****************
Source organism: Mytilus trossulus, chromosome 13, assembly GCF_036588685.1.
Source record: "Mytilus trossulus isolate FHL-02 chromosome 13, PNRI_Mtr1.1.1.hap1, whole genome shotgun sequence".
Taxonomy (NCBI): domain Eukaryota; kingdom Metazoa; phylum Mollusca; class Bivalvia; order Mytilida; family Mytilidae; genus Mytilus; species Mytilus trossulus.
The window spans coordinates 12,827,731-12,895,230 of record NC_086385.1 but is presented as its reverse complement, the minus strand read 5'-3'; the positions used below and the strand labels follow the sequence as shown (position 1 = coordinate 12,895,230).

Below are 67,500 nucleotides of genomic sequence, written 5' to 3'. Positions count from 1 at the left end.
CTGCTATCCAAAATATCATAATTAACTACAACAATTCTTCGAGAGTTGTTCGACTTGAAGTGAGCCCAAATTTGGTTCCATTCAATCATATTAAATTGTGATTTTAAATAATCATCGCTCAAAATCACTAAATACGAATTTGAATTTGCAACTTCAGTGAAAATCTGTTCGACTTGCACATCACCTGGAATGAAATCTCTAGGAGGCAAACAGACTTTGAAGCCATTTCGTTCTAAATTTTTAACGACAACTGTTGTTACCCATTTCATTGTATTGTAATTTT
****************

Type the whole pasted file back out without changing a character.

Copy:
Source organism: Mytilus trossulus, chromosome 13, assembly GCF_036588685.1.
Source record: "Mytilus trossulus isolate FHL-02 chromosome 13, PNRI_Mtr1.1.1.hap1, whole genome shotgun sequence".
Taxonomy (NCBI): domain Eukaryota; kingdom Metazoa; phylum Mollusca; class Bivalvia; order Mytilida; family Mytilidae; genus Mytilus; species Mytilus trossulus.
The window spans coordinates 12,827,731-12,895,230 of record NC_086385.1 but is presented as its reverse complement, the minus strand read 5'-3'; the positions used below and the strand labels follow the sequence as shown (position 1 = coordinate 12,895,230).

Below are 67,500 nucleotides of genomic sequence, written 5' to 3'. Positions count from 1 at the left end.
CTGCTATCCAAAATATCATAATTAACTACAACAATTCTTCGAGAGTTGTTCGACTTGAAGTGAGCCCAAATTTGGTTCCATTCAATCATATTAAATTGTGATTTTAAATAATCATCGCTCAAAATCACTAAATACGAATTTGAATTTGCAACTTCAGTGAAAATCTGTTCGACTTGCACATCACCTGGAATGAAATCTCTAGGAGGCAAACAGACTTTGAAGCCATTTCGTTCTAAATTTTTAACGACAACTGTTGTTACCCATTTCATTGTATTGTAATTTT